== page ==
Love is in the Details

Screen Shot 2017-04-21 at 10.30.34 PMYou’ve been gone a month. Everything I’ve been through in that time, I think, what would you do? How would you react? What decision would you make? The only answer that ever comes is that you wouldn’t hesitate. You would pick a path and follow through. Turn on your blinker, close your eyes and move the wheel. Never look back.

A bad way to drive but a good way to live.

I remember when they told me you had a bad heart. We were sitting in the hospital after they had drained your lungs of fluid the night before. I was wearing a blue silk blouse and brand new white jeans that I had spilled chocolate shavings on that morning from a protein bar. The stains are still there.

I almost laughed, because the statement was so ridiculous. You were all heart. You worried about the fact that I was missing work to be there with you. I held your hand and told you it didn’t matter. I could work from anywhere.

But I didn’t. I downloaded episodes of Golden Girls for you on my iPad and shared sections of The Globe and Mail and pretended not to notice when you fell asleep in front of both. I dealt every hand of 31 because you couldn’t remember how many cards we were supposed to have or what rules to follow. I had a boss who cared and colleagues who understood that I was exactly where I needed to be. There’s a lot to miss these days.

We waited for tests to tell us again what the doctors already knew. That valves were leaking and it was only going to get worse. I was already losing you.

You cried when I left most times. You didn’t understand what was happening and why you couldn’t just come with me. I felt like crying right along with you, because all I wanted to do was walk you out of there. But they told me I couldn’t. Not yet.

I couldn’t then and I couldn’t less than a year later, in a different hospital, in a different city, halfway across the country, when we thought the same thing was happening again. That it would be bad, but you would fight through it. This time I watched you struggle to breathe and see and take a sip of water. I held your hand and told you that you mattered. I told you that I loved you. I wondered if you knew I was saying goodbye. I tried to keep a smile on my face so you’d see only happy things whenever you would, could open your eyes. But I was falling apart every moment they closed because I was afraid of what I realized was coming next.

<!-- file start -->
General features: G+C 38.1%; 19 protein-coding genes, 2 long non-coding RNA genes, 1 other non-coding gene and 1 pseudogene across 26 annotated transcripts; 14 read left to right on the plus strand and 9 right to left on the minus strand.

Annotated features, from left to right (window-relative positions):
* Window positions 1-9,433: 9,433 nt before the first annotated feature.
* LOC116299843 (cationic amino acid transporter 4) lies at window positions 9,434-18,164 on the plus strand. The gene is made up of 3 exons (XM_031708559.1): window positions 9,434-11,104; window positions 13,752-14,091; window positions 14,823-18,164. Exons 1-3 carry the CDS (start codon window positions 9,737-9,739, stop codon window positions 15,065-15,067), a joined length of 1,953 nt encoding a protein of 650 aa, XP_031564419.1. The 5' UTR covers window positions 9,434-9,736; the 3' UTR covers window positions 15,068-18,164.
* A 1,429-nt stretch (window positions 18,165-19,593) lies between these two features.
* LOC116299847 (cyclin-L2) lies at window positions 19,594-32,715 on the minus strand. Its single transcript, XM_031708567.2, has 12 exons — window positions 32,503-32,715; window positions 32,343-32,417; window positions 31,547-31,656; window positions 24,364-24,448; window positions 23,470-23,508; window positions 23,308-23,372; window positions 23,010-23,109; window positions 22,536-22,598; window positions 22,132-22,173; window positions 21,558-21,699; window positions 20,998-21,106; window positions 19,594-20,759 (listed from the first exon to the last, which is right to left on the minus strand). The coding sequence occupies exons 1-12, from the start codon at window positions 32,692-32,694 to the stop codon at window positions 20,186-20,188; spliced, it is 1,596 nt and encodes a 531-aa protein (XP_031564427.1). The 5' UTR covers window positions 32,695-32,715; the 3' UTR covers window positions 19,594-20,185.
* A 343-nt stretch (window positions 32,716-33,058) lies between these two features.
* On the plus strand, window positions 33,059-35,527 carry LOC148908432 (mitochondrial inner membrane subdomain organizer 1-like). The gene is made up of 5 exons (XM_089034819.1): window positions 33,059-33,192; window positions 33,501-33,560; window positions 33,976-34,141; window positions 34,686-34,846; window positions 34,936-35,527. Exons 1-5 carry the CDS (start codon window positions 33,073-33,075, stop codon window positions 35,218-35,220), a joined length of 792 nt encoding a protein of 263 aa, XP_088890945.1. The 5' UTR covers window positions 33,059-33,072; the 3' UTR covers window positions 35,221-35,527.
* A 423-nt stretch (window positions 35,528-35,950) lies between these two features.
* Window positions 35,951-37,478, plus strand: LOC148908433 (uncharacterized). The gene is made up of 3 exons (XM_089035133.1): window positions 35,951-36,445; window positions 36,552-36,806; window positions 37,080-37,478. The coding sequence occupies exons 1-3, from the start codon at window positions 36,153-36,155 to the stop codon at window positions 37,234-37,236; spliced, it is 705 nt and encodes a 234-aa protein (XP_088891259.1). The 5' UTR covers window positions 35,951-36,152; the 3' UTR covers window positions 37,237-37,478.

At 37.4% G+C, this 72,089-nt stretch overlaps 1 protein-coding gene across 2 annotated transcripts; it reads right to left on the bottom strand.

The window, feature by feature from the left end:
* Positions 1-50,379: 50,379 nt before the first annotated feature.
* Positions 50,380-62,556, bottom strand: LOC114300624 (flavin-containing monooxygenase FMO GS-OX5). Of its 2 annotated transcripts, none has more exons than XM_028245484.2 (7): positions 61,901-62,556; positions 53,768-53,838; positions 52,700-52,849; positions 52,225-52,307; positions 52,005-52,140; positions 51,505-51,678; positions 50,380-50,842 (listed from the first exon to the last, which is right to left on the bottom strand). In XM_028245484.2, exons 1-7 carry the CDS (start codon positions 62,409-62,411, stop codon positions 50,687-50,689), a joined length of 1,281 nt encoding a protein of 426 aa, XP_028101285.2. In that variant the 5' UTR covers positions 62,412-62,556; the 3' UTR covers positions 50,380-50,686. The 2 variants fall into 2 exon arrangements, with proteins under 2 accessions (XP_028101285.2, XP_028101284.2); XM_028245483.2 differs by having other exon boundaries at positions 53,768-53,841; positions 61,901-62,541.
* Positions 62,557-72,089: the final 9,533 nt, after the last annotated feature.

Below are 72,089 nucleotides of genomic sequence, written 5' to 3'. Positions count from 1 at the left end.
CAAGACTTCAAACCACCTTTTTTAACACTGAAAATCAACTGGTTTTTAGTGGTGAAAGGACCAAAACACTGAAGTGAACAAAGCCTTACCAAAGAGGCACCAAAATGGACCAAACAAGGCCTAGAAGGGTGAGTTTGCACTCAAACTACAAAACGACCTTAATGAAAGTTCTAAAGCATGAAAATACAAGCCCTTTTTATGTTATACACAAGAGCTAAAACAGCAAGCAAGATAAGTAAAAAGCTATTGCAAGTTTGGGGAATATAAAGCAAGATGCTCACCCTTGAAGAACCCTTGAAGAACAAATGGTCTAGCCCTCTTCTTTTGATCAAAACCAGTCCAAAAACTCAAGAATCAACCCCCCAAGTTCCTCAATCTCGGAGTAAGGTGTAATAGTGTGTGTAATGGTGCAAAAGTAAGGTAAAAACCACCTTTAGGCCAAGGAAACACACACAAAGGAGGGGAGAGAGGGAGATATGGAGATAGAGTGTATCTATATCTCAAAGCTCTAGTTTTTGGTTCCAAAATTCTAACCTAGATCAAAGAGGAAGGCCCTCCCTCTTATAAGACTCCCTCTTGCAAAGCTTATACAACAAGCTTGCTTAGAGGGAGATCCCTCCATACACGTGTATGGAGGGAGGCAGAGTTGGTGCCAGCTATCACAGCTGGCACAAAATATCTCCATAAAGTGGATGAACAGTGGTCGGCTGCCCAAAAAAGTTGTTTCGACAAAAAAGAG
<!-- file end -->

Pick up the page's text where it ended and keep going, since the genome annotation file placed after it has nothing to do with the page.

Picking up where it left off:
This isn’t what I want to write about. It’s not what I want to remember. Because the heart part is just bullshit. Because you were the best person who ever lived and loved and touched my life. Because I am better to have known you and worse to have lost you and I find myself somewhere in between, lost and wandering around. I can’t make a choice. I can’t close my eyes. I can’t turn the wheel.

“The tectonic layers of our lives rest so tightly one on top of the other that we always come up against earlier events in later ones, not as matter that has been fully formed and pushed aside, but absolutely present and alive. I understand this. Nonetheless, I sometimes find it hard to bear.”

Screen Shot 2017-04-21 at 10.30.50 PMAll I do is go back over the past. What I said. What I did and didn’t do. How we laughed and when we cried. Words are not enough these days, so anything I try to write down about you seems like some cheap Coles notes. The kind that races over the beauty of the original work. You get the gist but not the impact. You can’t reduce a life to fit on the page.

I know this. Nonetheless, I sometimes find it hard to bear.

Here is how I tried, anyway:

(April 8th, 2017. St. Stephen’s-on-the-Hill United Church. Funeral service of remembrance for Irene (Renie) Phyllis Krook nee King. Four loved ones speak. I am the last.)

These are difficult times. The understatement of the year.

I make my living as a writer, so one might assume that figuring out what to say today would come naturally. But, I have never experienced a writer’s block like this. The desert hasn’t gone dry. The ground is flooded and I’m drowning in too much of everything, unable to feel which way is up.

Though I asked to be up here today, the task at hand seems impossible for many reasons. Three in particular come to mind. One is that none of this feels real. My grandmother seems as vibrant and alive in my mind as she did in every room she occupied—so much so that I haven’t been able to grasp her absence. I knew I would be without her one day. But knowing and understanding are very different things.